Indeed, when have you ever seen a government program stay small and inexpensive?

In addition to the resident permit program, the town’s planning staff is recommending time-limited parking or paid parking along Broadway and Lois Avenue, the two most traveled streets. But like the permit idea, these two approaches will require more government expense, involvement and management as well.

Expanding government is not the only effective option.

Go back to the beginning. In its memo to the commission, the planning staff cited four issues most prevalent and bothersome to Village residents:

  1. Safety, including vehicular speeding and a desire for traffic calming measures;
  2. Impacts to residents from restaurant patrons and staff parking;
  3. Impacts to residents, primarily along Broadway Street, from beachgoers; and
  4. Parking of nonresidents on Village streets, including larger boat trailers associated with the town dock/boat ramp, primarily along Broadway Street.

Each of these can be addressed satisfactorily without instituting a resident-only permit program or metered parking on Broadway. For instance:

  • Safety: The town already lowered the speed limit on Broadway to 20 mph. Speed bumps, though annoying, are still an option — albeit a last resort, we hope.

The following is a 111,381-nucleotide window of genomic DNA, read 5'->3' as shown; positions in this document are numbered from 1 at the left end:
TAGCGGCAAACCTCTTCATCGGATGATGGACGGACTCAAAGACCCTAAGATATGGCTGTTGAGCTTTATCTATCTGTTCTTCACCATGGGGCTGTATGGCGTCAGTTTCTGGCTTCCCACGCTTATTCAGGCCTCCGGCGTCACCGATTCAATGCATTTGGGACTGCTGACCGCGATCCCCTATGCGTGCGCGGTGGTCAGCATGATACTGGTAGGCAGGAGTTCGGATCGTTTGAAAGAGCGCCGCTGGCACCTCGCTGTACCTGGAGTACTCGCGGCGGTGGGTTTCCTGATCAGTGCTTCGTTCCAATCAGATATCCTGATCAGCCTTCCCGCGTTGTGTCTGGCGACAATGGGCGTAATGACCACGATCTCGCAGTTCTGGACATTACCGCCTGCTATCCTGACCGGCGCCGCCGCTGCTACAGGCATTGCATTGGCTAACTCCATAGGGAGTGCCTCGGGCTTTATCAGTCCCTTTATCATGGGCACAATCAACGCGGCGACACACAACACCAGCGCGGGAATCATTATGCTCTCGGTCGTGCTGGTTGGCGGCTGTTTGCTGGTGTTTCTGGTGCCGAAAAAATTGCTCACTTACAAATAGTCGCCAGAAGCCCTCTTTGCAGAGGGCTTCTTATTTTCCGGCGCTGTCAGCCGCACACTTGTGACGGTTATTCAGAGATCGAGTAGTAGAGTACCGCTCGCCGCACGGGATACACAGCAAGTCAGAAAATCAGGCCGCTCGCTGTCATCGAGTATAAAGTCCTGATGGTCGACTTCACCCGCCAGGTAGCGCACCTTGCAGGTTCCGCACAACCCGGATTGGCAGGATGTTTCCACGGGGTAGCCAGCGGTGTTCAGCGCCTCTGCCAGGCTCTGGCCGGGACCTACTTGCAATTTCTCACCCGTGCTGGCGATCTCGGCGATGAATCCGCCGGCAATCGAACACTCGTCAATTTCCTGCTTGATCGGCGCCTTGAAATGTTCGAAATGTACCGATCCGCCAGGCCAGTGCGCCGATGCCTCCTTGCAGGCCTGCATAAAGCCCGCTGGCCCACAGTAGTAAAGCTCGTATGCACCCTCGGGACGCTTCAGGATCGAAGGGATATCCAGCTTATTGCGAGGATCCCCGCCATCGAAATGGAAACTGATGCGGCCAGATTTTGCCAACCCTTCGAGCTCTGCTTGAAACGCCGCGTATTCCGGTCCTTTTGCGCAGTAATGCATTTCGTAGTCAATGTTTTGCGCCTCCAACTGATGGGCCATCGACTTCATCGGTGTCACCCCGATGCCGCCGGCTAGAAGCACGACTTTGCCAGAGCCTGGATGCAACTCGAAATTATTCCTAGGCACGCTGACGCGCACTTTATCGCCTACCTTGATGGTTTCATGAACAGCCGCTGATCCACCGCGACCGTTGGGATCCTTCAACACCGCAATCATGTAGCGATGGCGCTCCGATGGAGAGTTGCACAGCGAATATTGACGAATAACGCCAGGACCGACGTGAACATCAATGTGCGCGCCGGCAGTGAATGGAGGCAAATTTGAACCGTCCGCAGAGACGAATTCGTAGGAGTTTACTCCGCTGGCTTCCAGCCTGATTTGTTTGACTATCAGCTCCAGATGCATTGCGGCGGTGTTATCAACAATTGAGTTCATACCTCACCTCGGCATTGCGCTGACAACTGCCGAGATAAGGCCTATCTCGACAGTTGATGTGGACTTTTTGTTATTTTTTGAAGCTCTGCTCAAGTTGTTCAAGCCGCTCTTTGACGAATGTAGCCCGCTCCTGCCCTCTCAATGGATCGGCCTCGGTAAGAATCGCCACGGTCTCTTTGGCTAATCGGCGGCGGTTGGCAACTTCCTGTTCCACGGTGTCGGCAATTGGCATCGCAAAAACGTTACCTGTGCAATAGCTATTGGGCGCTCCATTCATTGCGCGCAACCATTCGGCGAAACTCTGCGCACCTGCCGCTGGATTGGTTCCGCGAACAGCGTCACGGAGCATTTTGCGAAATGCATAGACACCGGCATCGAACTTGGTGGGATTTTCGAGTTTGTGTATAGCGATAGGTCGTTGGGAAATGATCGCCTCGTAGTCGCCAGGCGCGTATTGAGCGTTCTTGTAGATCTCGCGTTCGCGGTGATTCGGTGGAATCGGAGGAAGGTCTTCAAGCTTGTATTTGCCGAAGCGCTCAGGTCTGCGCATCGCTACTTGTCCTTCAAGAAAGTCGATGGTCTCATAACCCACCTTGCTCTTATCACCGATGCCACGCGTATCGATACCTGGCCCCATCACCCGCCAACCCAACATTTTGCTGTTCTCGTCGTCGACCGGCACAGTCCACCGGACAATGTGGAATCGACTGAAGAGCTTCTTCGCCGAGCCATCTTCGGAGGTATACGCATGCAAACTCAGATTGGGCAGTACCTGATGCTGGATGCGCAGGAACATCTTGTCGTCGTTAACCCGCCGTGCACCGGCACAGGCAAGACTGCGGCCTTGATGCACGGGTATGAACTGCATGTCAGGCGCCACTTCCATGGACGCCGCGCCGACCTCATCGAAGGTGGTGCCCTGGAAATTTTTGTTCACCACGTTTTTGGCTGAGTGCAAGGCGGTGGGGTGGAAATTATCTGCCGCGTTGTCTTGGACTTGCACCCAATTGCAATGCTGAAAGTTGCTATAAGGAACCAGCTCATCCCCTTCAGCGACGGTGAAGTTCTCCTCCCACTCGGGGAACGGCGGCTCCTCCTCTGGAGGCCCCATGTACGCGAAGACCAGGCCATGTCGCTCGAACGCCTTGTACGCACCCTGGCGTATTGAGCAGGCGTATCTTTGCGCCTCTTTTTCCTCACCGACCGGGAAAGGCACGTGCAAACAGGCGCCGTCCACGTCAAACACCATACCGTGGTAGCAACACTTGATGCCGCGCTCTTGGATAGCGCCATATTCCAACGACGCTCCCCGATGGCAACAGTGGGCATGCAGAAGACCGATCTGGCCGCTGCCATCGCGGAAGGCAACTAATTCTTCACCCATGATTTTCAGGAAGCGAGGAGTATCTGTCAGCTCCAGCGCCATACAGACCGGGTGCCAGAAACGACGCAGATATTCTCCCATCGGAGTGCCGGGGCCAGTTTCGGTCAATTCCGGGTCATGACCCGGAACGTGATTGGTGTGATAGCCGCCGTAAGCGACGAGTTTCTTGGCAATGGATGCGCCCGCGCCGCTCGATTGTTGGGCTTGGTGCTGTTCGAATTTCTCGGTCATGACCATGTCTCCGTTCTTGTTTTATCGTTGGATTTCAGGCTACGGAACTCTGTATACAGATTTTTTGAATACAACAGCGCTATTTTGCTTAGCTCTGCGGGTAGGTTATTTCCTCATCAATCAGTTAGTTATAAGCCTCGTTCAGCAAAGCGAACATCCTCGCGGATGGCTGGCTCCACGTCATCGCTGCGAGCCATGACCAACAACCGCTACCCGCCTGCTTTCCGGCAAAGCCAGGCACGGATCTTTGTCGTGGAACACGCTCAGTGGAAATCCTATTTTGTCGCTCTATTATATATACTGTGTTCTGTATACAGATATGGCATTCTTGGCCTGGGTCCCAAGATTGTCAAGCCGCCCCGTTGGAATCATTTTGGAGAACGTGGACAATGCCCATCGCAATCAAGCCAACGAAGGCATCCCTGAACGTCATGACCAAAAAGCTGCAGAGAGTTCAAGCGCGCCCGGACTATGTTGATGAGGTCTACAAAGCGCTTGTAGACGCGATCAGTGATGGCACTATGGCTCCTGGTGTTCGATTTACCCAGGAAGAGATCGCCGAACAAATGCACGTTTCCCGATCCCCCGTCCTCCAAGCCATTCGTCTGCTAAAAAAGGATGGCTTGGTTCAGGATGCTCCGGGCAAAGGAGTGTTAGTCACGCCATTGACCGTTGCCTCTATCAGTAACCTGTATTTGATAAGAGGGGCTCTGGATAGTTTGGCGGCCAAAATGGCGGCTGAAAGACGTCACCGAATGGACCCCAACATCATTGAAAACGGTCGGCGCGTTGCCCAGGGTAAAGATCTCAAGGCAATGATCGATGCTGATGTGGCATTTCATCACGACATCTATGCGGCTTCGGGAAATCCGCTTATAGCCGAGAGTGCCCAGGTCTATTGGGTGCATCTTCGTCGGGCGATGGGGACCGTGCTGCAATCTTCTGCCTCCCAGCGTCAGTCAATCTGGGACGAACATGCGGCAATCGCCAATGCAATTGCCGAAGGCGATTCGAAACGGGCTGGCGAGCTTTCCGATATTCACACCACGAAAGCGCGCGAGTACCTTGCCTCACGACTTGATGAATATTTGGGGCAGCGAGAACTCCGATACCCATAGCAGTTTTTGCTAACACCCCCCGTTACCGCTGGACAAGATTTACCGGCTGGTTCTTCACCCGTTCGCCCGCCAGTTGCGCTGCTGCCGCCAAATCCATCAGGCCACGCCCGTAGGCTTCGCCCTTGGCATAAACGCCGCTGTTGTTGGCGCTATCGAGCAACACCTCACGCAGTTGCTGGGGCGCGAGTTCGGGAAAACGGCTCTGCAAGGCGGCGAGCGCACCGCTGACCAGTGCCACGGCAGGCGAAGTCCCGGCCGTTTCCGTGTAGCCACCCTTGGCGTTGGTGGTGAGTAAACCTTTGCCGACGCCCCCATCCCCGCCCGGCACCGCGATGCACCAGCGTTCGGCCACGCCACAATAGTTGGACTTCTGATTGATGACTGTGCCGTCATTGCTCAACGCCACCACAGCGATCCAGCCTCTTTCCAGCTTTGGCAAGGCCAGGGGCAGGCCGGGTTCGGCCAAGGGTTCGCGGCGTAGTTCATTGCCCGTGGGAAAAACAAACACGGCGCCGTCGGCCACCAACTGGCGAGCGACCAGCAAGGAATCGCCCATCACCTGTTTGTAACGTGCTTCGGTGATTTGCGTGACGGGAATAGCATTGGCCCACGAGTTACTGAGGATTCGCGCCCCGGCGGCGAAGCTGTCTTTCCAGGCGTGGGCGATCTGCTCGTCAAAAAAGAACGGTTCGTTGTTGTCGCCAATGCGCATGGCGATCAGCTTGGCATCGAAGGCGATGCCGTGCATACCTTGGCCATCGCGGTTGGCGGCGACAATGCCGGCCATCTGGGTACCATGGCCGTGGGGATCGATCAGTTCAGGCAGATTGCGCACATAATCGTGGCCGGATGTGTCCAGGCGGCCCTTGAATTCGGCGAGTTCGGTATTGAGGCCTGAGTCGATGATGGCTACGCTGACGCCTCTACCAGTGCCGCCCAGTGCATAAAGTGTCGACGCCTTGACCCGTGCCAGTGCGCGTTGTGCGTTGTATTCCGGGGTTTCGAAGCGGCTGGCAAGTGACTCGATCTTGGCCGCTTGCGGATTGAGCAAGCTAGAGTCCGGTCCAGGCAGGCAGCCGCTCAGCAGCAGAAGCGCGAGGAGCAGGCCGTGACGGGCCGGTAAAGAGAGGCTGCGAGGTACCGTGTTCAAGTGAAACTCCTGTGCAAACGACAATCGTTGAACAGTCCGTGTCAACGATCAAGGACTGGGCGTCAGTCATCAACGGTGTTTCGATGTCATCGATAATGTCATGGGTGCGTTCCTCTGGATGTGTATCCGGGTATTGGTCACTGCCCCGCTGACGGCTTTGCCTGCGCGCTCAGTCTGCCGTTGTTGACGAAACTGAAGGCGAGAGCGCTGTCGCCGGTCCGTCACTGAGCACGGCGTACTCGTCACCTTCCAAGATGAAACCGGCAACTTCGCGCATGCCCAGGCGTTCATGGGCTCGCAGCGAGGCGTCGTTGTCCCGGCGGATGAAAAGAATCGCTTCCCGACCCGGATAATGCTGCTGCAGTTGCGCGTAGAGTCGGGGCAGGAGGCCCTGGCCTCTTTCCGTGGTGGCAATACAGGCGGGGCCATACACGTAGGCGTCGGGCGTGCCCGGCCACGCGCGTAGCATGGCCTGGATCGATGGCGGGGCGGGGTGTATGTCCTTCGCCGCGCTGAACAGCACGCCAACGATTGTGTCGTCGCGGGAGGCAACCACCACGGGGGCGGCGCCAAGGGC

• Beachgoers parking on Broadway: Logically, beachgoers want to park as close to the beach as possible. The town should consider clearing the southwest parcel at Broadway and Gulf of Mexico to create more beach parking.
  • Parking of nonresidents on Village streets. The commission already adopted parking prohibitions on portions of Linley, Lois, Russell and Poinsettia streets — the areas closest to the restaurants.
  • Parking of boat trailers using the town boat ramp. How about this: Eliminate the boat ramp. Consider leasing the land to the restaurants for more parking. Or just turn it into a neighborhood waterfront park.
  • Impacts of Shore and Mar Vista patrons and staff, parking along Broadway and Lois. As the planning staff noted in its memo, since March, Shore has secured 25 parking slots for its employees at Whitney Plaza. Chiles Group, owner of the Mar Vista, began developing an office and 98 parking slots on the vacant lot next to the empty bank building at 6020 Gulf of Mexico Drive. Although that project came to a halt because of the pandemic, if Chiles Group proceeds, that would provide ample additional parking for Mar Vista, and perhaps Shore as well, to provide adequate (if not mandatory) valet parking for its patrons.

You can envision an arrangement that includes signage — not a law — along the south side of Broadway pronouncing resident parking, along with a system whereby the two restaurants require their patrons to park in their lots or use valet.

Valet parking and paid parking are customary for restaurantgoers in downtown Sarasota and St. Armands Circle. The same would not be extraordinary for Shore and Mar Vista.

Striving for and testing private sector strategies are worth trying before resorting to the standard practice of more government cost and intervention.